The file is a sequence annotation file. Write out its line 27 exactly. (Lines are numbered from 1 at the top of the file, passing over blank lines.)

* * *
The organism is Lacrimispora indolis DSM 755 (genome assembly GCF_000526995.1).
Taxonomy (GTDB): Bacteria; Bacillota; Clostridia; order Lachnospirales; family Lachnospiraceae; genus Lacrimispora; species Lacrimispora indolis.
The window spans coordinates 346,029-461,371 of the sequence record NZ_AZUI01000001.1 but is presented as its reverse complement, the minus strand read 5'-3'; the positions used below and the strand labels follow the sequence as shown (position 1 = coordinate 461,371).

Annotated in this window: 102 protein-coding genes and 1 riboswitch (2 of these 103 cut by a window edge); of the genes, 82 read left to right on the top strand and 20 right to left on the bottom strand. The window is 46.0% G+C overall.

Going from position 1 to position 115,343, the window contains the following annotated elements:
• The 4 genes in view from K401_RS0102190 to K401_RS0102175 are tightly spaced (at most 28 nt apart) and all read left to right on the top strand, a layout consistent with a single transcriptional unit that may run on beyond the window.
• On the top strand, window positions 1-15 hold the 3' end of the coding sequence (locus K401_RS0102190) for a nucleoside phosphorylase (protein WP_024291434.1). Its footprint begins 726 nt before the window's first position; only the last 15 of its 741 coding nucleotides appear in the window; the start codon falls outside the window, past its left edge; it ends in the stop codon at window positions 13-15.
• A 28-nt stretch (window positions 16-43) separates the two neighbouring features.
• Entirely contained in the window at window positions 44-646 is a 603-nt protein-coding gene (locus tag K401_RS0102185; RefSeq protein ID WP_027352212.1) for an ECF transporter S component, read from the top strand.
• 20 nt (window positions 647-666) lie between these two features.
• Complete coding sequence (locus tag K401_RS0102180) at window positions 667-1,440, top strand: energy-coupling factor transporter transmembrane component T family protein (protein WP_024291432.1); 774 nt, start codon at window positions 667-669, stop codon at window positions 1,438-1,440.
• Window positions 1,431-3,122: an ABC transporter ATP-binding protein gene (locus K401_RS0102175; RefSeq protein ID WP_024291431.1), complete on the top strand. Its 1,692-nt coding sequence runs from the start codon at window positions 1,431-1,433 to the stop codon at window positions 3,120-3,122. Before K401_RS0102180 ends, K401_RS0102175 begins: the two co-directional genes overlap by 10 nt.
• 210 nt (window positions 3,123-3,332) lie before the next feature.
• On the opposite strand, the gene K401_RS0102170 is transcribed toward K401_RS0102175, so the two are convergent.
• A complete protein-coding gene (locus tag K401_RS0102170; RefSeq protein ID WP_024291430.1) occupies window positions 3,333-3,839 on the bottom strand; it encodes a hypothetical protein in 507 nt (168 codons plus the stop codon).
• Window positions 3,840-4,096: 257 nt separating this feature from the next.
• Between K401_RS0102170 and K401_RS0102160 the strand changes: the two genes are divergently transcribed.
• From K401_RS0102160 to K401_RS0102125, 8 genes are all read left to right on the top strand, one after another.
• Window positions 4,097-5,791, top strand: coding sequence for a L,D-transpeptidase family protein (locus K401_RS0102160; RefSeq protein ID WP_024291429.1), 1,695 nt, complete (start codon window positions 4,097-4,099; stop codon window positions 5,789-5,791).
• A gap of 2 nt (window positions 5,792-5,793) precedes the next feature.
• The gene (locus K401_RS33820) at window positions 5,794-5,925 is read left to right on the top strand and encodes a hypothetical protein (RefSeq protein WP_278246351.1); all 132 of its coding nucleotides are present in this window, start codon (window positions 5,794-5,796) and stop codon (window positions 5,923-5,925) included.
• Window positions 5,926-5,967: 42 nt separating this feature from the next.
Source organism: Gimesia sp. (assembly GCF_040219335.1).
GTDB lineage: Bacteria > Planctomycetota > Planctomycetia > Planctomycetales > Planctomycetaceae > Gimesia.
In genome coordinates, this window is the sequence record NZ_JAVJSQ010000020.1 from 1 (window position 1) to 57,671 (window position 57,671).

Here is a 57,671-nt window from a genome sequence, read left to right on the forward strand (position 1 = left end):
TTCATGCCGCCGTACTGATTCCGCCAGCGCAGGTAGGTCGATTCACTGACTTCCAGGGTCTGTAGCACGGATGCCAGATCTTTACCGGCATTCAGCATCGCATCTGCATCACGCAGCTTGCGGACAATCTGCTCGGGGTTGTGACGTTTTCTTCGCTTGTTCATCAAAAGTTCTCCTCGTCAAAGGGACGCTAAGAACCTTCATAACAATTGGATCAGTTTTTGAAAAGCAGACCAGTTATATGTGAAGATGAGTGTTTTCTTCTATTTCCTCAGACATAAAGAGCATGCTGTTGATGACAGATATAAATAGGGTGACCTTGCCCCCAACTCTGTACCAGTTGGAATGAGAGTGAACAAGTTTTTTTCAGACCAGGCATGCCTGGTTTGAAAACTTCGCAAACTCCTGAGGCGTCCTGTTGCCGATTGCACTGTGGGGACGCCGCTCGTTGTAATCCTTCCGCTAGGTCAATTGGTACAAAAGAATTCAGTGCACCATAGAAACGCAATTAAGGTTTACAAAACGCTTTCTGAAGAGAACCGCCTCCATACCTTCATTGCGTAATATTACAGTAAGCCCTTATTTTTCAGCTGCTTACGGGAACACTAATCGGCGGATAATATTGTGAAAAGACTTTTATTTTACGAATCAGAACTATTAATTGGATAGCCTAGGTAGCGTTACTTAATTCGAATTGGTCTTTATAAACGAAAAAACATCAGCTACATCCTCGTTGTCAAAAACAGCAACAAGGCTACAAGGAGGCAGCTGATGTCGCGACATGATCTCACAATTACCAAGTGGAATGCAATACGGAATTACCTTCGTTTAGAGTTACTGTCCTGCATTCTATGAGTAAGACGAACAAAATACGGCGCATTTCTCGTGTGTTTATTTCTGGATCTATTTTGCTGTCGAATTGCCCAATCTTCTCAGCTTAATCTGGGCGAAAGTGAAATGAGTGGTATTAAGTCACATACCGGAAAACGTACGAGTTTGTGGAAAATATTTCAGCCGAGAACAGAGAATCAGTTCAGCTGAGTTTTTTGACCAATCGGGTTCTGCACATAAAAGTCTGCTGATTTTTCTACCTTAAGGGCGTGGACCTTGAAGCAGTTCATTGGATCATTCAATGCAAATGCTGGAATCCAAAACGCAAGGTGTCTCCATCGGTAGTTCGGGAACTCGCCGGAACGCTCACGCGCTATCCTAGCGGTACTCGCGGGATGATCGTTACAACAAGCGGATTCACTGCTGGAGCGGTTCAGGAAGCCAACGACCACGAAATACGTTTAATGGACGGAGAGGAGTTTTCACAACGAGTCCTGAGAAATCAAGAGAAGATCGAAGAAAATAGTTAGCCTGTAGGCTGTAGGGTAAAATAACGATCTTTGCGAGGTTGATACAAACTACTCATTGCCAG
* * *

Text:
TTCATGCCGCCGTACTGATTCCGCCAGCGCAGGTAGGTCGATTCACTGACTTCCAGGGTCTGTAGCACGGATGCCAGATCTTTACCGGCATTCAGCATCGCATCTGCATCACGCAGCTTGCGGACAATCTGCTCGGGGTTGTGACGTTTTCTTCGCTTGTTCATCAAAAGTTCTCCTCGTCAAAGGGACGCTAAGAACCTTCATAACAATTGGATCAGTTTTTGAAAAGCAGACCAGTTATATGTGAAGATGAGTGTTTTCTTCTATTTCCTCAGACATAAAGAGCATGCTGTTGATGACAGATATAAATAGGGTGACCTTGCCCCCAACTCTGTACCAGTTGGAATGAGAGTGAACAAGTTTTTTTCAGACCAGGCATGCCTGGTTTGAAAACTTCGCAAACTCCTGAGGCGTCCTGTTGCCGATTGCACTGTGGGGACGCCGCTCGTTGTAATCCTTCCGCTAGGTCAATTGGTACAAAAGAATTCAGTGCACCATAGAAACGCAATTAAGGTTTACAAAACGCTTTCTGAAGAGAACCGCCTCCATACCTTCATTGCGTAATATTACAGTAAGCCCTTATTTTTCAGCTGCTTACGGGAACACTAATCGGCGGATAATATTGTGAAAAGACTTTTATTTTACGAATCAGAACTATTAATTGGATAGCCTAGGTAGCGTTACTTAATTCGAATTGGTCTTTATAAACGAAAAAACATCAGCTACATCCTCGTTGTCAAAAACAGCAACAAGGCTACAAGGAGGCAGCTGATGTCGCGACATGATCTCACAATTACCAAGTGGAATGCAATACGGAATTACCTTCGTTTAGAGTTACTGTCCTGCATTCTATGAGTAAGACGAACAAAATACGGCGCATTTCTCGTGTGTTTATTTCTGGATCTATTTTGCTGTCGAATTGCCCAATCTTCTCAGCTTAATCTGGGCGAAAGTGAAATGAGTGGTATTAAGTCACATACCGGAAAACGTACGAGTTTGTGGAAAATATTTCAGCCGAGAACAGAGAATCAGTTCAGCTGAGTTTTTTGACCAATCGGGTTCTGCACATAAAAGTCTGCTGATTTTTCTACCTTAAGGGCGTGGACCTTGAAGCAGTTCATTGGATCATTCAATGCAAATGCTGGAATCCAAAACGCAAGGTGTCTCCATCGGTAGTTCGGGAACTCGCCGGAACGCTCACGCGCTATCCTAGCGGTACTCGCGGGATGATCGTTACAACAAGCGGATTCACTGCTGGAGCGGTTCAGGAAGCCAACGACCACGAAATACGTTTAATGGACGGAGAGGAGTTTTCACAACGAGTCCTGAGAAATCAAGAGAAGATCGAAGAAAATAGTTAGCCTGTAGGCTGTAGGGTAAAATAACGATCTTTGCGAGGTTGATACAAACTACTCATTGCCAG